Aspiring architect up for national award thanks to...
CLOSE

Campus Map

Working with Coventry University

Working at Coventry University

Coventry University is a diverse and exciting place to work and we share the enthusiasm of our staff and students to be the best at whatever they choose to do. As one of the City’s biggest employers, we offer some impressive benefits for our staff and are committed to delivering the very best opportunities. We have a comprehensive training, personal and professional development programme that provides our employees with the skills to enhance their performance in the workplace and grow in their careers. There are pension schemes, a generous holiday allowance and flexible working opportunities as well as lifestyle benefits including childcare vouchers, discounted membership to the £4 million sports and recreation centre and schemes such as Cycle to Work and the CU Car Share initiative.

View current job vacancies.

LOG IN TO THE COVENTRY UNIVERSITY SITE

Staff portal

Access the central point of information for all staff across the University.

LOG IN TO THE STAFF PORTAL

Student Portal

Check your assessments, access Solar and get course information.

LOG IN TO THE STUDENT PORTAL

Aspiring architect up for national award thanks to Coventry ring road development design

Date: 22/08/2018
News Category:

An aspiring architect’s design for a development next to Coventry’s ring road to bring students and the community closer together has seen her nominated for a national award.

Coventry University architecture student Maria Moruz created the plans for the patch of land near the Belgrade car park for her final year project.

She wanted to design a building that could be used by students and local residents and build links between the city’s communities.

Maria Moruz's design

Maria, 22, was also keen to address the problem of the ring road as a barrier in the city.

She has now been nominated for the Architects’ Journal’s AJ Student Prize 2018 – and her work has been featured on the organisation’s website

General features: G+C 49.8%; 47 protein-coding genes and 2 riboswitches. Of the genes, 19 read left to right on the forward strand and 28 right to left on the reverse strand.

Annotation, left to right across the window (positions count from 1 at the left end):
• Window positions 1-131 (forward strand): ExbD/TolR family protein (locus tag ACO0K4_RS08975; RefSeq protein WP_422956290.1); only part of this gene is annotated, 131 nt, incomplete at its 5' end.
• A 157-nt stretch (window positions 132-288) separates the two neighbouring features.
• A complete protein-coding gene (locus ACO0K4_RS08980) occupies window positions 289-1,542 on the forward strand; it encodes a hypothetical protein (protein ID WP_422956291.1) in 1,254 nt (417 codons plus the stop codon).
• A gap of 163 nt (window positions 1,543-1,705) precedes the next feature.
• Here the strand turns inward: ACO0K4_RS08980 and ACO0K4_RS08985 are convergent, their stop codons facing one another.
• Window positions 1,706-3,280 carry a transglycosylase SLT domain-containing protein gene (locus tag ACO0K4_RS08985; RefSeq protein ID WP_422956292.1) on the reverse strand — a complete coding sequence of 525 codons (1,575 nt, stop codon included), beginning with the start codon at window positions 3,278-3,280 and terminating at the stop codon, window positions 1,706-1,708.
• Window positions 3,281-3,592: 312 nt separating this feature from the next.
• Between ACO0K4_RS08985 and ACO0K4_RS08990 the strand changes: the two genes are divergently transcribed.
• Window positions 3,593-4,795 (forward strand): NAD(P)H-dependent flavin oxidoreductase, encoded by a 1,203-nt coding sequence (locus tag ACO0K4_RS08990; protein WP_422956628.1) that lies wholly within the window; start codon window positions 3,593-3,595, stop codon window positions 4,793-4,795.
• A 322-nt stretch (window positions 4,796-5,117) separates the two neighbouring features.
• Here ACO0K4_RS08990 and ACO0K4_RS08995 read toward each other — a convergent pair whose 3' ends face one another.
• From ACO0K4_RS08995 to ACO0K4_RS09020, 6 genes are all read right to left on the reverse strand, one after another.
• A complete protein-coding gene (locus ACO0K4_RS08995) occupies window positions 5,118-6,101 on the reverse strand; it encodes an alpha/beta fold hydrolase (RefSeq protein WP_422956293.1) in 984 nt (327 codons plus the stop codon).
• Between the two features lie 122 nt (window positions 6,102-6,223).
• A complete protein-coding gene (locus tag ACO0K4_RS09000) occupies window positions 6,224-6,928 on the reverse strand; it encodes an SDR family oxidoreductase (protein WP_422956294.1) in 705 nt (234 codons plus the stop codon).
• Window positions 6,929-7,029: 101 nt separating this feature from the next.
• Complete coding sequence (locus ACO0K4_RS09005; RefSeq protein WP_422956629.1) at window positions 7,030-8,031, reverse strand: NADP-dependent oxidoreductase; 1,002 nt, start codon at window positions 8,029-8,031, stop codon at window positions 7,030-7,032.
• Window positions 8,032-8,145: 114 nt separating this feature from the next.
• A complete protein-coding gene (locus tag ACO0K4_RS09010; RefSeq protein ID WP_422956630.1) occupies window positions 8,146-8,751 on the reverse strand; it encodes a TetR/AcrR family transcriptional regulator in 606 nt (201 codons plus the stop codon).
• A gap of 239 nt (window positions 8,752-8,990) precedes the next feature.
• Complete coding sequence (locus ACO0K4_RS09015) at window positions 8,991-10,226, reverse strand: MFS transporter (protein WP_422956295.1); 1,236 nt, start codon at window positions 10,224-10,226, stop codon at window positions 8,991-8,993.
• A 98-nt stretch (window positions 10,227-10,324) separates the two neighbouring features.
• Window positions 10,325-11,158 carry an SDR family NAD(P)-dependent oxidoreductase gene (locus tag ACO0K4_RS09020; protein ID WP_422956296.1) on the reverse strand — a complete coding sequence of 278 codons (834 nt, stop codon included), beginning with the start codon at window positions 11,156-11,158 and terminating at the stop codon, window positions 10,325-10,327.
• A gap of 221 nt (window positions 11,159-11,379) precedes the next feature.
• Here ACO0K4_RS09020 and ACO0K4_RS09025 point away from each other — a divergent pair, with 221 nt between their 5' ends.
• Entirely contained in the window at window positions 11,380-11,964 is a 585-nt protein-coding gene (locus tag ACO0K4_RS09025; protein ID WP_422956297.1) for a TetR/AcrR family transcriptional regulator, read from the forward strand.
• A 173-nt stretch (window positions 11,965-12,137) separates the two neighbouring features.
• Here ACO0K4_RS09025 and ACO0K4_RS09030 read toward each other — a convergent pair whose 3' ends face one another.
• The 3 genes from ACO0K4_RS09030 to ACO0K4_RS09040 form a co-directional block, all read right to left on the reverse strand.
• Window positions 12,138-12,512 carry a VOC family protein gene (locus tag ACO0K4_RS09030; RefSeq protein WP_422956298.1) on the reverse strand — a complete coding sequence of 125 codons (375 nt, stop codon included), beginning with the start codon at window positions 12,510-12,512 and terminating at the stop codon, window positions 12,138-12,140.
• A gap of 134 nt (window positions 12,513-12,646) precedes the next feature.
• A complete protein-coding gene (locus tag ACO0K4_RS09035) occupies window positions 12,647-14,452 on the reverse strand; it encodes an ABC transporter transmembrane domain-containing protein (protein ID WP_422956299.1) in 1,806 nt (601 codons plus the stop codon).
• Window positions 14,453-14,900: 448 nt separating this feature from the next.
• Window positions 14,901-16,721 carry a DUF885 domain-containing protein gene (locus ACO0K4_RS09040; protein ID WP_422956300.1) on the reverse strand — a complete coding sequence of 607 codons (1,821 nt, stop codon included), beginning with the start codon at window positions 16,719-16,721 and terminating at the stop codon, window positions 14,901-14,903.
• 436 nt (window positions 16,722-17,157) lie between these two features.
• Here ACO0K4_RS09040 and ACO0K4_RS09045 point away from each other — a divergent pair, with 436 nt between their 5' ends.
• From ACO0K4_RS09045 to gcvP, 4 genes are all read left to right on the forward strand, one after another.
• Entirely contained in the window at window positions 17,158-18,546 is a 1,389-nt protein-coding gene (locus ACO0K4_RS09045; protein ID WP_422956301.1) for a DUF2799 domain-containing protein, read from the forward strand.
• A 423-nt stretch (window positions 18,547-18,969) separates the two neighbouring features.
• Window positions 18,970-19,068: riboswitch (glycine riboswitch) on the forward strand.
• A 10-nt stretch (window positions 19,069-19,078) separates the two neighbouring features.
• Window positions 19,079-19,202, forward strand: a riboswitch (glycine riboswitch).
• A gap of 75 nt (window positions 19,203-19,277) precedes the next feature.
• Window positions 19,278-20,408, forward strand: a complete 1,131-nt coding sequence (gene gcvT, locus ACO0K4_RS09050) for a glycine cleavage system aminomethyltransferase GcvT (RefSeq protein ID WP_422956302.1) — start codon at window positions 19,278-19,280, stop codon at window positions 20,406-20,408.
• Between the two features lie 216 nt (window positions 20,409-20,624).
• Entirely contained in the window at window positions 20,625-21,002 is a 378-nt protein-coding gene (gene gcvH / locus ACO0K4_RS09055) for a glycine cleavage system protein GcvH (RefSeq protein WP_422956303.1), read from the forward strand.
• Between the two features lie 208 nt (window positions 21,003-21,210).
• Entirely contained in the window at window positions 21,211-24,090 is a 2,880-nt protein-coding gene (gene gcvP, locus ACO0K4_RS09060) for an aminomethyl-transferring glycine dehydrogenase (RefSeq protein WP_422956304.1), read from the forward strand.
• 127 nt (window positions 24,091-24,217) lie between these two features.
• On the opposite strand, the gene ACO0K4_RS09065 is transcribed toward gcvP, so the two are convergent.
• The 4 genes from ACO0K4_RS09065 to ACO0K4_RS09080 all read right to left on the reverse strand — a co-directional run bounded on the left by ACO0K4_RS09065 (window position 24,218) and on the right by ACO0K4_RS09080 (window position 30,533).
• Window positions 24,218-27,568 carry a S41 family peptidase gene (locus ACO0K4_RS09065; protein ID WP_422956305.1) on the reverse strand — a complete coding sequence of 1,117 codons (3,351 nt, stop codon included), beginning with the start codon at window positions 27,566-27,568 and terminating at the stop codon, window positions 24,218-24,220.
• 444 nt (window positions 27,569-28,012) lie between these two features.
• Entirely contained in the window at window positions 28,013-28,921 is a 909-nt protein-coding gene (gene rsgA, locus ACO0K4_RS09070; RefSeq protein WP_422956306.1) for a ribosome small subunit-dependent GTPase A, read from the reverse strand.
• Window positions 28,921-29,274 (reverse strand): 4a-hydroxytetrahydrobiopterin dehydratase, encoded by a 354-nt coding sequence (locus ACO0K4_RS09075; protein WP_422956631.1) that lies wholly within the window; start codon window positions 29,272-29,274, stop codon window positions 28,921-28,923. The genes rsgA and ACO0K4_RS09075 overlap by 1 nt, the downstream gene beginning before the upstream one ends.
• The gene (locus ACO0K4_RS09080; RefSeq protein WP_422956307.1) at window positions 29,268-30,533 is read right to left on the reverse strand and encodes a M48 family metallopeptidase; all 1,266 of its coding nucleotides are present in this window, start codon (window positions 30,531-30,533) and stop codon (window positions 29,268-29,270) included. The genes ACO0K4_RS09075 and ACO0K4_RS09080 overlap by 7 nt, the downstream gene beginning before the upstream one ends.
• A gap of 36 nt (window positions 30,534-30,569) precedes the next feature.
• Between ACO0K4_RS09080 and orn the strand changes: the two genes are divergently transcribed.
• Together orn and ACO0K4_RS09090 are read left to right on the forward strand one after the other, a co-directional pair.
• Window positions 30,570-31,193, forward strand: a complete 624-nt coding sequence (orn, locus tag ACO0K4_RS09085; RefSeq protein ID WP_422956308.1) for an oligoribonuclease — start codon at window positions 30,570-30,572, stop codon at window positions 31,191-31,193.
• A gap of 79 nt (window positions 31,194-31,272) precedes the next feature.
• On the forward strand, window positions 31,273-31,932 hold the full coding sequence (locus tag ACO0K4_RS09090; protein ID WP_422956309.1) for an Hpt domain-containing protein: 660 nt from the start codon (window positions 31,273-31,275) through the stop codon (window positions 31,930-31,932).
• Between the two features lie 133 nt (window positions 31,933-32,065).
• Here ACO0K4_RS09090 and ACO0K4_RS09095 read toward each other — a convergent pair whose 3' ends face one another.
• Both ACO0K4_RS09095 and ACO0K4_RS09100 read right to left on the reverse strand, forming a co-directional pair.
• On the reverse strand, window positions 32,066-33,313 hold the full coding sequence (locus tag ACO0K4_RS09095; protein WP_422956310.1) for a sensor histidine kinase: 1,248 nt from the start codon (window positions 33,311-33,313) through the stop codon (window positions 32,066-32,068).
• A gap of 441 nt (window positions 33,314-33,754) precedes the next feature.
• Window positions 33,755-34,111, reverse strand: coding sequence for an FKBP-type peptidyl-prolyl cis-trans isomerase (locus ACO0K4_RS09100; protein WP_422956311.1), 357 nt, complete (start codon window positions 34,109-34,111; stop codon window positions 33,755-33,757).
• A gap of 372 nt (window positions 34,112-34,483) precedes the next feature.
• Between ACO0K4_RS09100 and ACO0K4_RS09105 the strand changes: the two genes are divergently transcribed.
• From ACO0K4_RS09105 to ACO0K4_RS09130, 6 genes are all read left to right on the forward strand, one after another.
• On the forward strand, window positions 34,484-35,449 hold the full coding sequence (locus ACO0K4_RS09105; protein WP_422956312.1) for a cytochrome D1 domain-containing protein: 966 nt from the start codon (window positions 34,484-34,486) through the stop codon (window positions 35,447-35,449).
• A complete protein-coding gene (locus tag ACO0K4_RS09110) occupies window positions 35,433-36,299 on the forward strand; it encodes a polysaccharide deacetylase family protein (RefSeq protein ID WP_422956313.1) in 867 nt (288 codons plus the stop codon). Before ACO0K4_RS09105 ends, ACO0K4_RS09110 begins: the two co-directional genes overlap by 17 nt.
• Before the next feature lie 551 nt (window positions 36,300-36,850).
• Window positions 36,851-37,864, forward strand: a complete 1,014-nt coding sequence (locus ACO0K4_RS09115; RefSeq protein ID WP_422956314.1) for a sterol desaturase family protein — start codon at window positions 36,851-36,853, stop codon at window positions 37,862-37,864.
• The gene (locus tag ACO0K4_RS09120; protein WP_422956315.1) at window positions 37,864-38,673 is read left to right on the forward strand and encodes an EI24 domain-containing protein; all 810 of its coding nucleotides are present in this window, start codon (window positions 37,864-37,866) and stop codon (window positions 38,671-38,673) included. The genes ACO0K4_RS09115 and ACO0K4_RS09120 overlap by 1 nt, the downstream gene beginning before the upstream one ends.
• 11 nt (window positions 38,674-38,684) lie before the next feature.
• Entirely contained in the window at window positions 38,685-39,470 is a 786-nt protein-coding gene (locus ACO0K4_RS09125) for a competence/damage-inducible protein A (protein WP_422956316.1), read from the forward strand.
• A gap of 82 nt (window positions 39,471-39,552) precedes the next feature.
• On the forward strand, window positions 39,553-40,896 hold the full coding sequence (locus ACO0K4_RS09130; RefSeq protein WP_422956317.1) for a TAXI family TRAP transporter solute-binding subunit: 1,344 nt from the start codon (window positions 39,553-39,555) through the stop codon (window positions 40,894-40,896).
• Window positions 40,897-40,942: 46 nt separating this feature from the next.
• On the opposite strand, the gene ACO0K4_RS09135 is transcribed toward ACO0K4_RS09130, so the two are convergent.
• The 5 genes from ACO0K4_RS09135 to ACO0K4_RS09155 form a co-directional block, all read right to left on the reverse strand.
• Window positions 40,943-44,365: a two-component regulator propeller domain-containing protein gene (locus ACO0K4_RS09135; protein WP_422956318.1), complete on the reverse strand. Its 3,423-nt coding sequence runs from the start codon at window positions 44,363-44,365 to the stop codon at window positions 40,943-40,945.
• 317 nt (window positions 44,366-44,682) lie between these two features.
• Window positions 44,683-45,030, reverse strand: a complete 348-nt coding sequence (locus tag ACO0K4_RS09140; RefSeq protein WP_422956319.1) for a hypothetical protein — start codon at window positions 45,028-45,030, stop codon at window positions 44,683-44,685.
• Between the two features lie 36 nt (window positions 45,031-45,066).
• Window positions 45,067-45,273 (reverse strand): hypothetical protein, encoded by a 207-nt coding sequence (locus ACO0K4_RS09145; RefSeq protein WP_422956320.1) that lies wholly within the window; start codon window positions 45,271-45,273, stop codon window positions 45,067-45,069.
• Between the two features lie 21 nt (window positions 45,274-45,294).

The three-storey building she designed reaches the height of the ring road, as well as going under the highway; creating a breakthrough towards residential areas, such as Radford.

It features exhibition spaces, gaming rooms for both students and residents, restaurants, community facilities, mixed accommodation for students and residents, as well as outdoor space that could be used for public events.

Maria Moruz

It also includes a hostel, providing cheap accommodation for students and visitors to the city to stay during autumn, winter and spring, however during summer, when there are fewer students, this hostel will be changed into a nursery for local community needs.

Some parts of the building change their layout and functionality depending on the time of the year so as to benefit both the student population and local people and businesses.

Maria spoke to people in the local community and to 

students to find out what they wanted on the disused piece of land and how they thought she could help bring areas separated by the ring road together.

As well as a nomination for the AJ Student Prize, her project also won her the Design Prize for architecture at the Coventry University degree shows earlier this year.

The winner of the Architects' Journal award will be announced at a ceremony in London in September.

Maria, who is originally from the Republic of Moldova, has secured a job as an architect for an international company in Romania, working on UK projects and will start work next month.

Maria said:

I think I was the happiest person in the world when I found out about this award nomination as it happened a few days away from my wedding day. It’s very exciting as I did not expect it at all.

I wanted to design a new gate for the city that would engage both students and the community, helping them to feel part of the city again. The ring road is a massive barrier, and so I designed the building to go underneath it. By creating a climbing wall, internal game rooms and a skatepark under the highway, it does not feel as much of a barrier anymore. The ring road will actually become part of the new proposed development.

I wanted the building’s uses to fluctuate depending on the season so that it would not be empty when students go home. That’s why I thought a hostel and nursery would be helpful during the summer. I wanted to make sure it had something for everyone, at anytime of the year, and it will always be something new to be discovered there, every time you come back.

I’ve really enjoyed my course – it’s been a pleasure. The knowledge of my lecturers, including Peter Kokins and Sebastian Hicks has really pushed me forward and I’m so pleased to be starting a job as an architect soon.”

Peter Kokins, senior lecturer in architecture, said:

Maria’s project was of an extremely high quality and it’s fantastic that she has been nominated for this award.

Her project has challenged the barrier and issues created by the Coventry ring road; a dominating piece of infrastructure that many people in the city have strong views on. Maria took account not only of hypothetical scenarios but also real life issues, and conducted rigorous research and engaged directly with site-users.

 

For further press information, please contact Alison Martin, press officer, Coventry University, on 02477659752 or email alison.martin@coventry.ac.uk.